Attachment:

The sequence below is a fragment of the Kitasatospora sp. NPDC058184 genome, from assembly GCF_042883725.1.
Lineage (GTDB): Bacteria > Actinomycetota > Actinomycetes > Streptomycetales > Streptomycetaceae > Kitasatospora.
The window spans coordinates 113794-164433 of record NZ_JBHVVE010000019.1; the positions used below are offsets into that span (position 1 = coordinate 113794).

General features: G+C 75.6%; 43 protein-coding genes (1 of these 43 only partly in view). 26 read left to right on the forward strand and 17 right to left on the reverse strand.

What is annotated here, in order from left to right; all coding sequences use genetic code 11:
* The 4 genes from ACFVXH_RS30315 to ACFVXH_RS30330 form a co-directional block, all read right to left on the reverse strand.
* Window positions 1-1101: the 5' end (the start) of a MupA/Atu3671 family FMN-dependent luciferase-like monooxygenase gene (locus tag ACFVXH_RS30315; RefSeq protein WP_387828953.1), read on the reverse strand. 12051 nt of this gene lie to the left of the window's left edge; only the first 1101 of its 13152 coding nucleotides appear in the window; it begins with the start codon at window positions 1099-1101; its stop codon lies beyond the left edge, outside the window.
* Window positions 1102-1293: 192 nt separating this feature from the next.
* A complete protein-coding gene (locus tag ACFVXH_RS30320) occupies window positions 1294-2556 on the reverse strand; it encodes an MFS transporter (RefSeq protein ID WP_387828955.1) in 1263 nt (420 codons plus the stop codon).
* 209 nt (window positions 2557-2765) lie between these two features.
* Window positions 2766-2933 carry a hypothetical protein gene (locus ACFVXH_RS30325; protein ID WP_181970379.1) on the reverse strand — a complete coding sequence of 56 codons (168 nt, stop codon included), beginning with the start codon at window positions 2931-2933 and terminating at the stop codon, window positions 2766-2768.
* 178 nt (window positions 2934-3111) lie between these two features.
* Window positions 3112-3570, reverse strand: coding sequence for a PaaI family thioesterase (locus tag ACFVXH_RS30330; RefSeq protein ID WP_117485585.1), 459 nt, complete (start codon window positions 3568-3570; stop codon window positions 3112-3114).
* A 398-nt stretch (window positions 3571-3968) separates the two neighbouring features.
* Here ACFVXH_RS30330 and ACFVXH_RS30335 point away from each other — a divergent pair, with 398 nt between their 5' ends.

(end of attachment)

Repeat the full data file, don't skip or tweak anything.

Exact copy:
The sequence below is a fragment of the Kitasatospora sp. NPDC058184 genome, from assembly GCF_042883725.1.
Lineage (GTDB): Bacteria > Actinomycetota > Actinomycetes > Streptomycetales > Streptomycetaceae > Kitasatospora.
The window spans coordinates 113794-164433 of record NZ_JBHVVE010000019.1; the positions used below are offsets into that span (position 1 = coordinate 113794).

General features: G+C 75.6%; 43 protein-coding genes (1 of these 43 only partly in view). 26 read left to right on the forward strand and 17 right to left on the reverse strand.

What is annotated here, in order from left to right; all coding sequences use genetic code 11:
* The 4 genes from ACFVXH_RS30315 to ACFVXH_RS30330 form a co-directional block, all read right to left on the reverse strand.
* Window positions 1-1101: the 5' end (the start) of a MupA/Atu3671 family FMN-dependent luciferase-like monooxygenase gene (locus tag ACFVXH_RS30315; RefSeq protein WP_387828953.1), read on the reverse strand. 12051 nt of this gene lie to the left of the window's left edge; only the first 1101 of its 13152 coding nucleotides appear in the window; it begins with the start codon at window positions 1099-1101; its stop codon lies beyond the left edge, outside the window.
* Window positions 1102-1293: 192 nt separating this feature from the next.
* A complete protein-coding gene (locus tag ACFVXH_RS30320) occupies window positions 1294-2556 on the reverse strand; it encodes an MFS transporter (RefSeq protein ID WP_387828955.1) in 1263 nt (420 codons plus the stop codon).
* 209 nt (window positions 2557-2765) lie between these two features.
* Window positions 2766-2933 carry a hypothetical protein gene (locus ACFVXH_RS30325; protein ID WP_181970379.1) on the reverse strand — a complete coding sequence of 56 codons (168 nt, stop codon included), beginning with the start codon at window positions 2931-2933 and terminating at the stop codon, window positions 2766-2768.
* 178 nt (window positions 2934-3111) lie between these two features.
* Window positions 3112-3570, reverse strand: coding sequence for a PaaI family thioesterase (locus tag ACFVXH_RS30330; RefSeq protein ID WP_117485585.1), 459 nt, complete (start codon window positions 3568-3570; stop codon window positions 3112-3114).
* A 398-nt stretch (window positions 3571-3968) separates the two neighbouring features.
* Here ACFVXH_RS30330 and ACFVXH_RS30335 point away from each other — a divergent pair, with 398 nt between their 5' ends.